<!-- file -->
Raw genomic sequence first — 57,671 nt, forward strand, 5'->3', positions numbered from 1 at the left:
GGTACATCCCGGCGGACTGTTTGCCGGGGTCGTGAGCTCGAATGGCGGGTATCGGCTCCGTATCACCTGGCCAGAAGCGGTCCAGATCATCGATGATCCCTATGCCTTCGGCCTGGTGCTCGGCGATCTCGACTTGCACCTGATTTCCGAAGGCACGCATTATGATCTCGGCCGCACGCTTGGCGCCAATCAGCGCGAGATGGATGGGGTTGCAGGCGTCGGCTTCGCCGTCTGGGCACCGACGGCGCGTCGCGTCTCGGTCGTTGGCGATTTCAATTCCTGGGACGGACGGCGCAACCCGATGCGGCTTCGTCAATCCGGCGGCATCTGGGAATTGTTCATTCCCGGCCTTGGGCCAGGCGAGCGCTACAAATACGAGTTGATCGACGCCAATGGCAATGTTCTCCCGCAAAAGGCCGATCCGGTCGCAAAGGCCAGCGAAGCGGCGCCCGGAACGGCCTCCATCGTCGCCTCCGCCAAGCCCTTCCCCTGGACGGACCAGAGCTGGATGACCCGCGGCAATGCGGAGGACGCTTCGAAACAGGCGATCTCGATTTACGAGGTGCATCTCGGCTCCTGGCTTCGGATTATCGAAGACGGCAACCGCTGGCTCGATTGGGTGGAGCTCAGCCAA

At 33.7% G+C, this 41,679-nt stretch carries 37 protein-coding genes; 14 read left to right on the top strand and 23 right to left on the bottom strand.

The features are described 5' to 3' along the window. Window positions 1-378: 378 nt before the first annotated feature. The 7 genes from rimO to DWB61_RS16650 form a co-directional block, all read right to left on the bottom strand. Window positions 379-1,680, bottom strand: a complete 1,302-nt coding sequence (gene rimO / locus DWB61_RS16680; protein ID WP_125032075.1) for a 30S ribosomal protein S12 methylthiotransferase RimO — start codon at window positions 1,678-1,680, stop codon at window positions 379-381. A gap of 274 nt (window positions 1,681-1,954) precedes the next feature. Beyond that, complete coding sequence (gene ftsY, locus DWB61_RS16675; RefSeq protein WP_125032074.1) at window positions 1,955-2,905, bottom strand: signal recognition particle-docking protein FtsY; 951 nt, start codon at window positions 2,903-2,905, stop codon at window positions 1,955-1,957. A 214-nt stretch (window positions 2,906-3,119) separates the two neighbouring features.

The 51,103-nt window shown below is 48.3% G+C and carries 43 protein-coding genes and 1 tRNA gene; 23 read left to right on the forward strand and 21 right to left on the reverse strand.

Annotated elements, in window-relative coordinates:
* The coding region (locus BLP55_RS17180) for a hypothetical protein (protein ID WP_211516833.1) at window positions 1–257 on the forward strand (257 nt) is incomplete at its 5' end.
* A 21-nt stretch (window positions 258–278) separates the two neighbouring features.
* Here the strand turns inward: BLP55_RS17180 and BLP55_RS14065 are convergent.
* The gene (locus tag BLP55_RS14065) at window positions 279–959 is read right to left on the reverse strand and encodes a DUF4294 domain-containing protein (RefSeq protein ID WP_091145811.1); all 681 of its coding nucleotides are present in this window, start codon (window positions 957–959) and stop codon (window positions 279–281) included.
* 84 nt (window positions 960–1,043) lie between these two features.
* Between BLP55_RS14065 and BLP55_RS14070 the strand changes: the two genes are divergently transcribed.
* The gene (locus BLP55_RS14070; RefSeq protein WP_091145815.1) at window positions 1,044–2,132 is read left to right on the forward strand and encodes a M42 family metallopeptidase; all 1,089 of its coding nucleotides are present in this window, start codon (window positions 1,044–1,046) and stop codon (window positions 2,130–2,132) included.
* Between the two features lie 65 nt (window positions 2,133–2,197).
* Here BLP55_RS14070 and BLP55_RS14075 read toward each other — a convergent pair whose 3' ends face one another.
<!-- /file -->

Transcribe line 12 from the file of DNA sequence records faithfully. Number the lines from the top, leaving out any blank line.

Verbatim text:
* Between BLP55_RS14065 and BLP55_RS14070 the strand changes: the two genes are divergently transcribed.